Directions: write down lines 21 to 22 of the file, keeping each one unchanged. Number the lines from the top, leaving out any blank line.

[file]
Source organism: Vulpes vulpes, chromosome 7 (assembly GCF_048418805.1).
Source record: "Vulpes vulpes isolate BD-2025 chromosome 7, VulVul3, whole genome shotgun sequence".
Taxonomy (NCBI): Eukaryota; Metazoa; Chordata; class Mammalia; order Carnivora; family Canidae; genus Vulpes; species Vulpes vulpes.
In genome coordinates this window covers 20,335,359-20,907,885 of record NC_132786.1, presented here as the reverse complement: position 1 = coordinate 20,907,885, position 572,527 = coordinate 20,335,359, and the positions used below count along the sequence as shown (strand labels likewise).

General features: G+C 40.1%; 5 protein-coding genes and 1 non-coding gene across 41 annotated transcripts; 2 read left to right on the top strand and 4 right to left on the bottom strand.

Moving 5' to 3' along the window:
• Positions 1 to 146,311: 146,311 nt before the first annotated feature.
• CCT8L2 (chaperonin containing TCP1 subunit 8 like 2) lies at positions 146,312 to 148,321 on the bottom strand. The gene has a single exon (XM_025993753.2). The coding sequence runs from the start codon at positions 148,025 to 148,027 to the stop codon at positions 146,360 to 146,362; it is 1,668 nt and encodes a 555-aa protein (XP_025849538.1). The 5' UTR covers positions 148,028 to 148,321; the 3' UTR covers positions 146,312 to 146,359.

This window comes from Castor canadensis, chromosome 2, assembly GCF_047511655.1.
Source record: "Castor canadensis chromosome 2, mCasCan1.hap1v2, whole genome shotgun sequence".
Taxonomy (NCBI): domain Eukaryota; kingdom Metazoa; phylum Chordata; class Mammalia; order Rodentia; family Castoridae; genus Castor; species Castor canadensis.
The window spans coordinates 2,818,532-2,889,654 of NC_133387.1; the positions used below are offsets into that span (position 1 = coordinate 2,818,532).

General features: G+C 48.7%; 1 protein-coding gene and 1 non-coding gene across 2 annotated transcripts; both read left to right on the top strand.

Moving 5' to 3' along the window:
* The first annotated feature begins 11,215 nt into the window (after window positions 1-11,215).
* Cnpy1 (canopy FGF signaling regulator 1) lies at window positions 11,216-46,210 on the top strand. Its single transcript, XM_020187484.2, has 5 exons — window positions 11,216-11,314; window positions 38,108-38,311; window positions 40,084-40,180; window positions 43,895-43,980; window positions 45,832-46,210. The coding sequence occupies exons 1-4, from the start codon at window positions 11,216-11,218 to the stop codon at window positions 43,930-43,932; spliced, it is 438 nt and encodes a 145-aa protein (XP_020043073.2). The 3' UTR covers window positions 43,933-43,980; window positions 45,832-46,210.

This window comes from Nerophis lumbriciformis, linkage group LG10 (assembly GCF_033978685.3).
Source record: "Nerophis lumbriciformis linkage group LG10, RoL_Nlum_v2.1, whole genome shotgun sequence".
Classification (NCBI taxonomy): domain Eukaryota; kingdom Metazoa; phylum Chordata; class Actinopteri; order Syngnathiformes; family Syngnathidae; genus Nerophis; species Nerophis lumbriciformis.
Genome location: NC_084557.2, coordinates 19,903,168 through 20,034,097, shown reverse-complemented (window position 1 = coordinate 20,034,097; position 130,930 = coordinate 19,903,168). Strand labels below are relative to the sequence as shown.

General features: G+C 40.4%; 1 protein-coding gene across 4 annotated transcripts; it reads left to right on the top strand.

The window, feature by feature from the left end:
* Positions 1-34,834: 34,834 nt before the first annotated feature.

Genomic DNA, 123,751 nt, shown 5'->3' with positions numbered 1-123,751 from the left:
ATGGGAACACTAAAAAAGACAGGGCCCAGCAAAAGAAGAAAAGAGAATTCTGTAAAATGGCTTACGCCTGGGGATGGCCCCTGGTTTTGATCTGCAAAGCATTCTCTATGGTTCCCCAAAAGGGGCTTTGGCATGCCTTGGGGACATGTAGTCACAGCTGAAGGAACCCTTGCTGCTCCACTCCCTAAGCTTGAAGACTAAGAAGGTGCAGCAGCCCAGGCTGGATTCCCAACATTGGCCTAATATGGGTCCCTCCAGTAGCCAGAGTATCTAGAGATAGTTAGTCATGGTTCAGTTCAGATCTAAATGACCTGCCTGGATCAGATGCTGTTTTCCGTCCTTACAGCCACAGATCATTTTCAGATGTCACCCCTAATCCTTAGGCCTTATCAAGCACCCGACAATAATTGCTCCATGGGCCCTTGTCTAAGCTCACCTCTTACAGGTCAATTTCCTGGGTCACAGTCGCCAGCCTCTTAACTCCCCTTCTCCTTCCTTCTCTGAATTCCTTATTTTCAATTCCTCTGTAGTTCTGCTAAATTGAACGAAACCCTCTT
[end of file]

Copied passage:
General features: G+C 40.4%; 1 protein-coding gene across 4 annotated transcripts; it reads left to right on the top strand.

The window, feature by feature from the left end: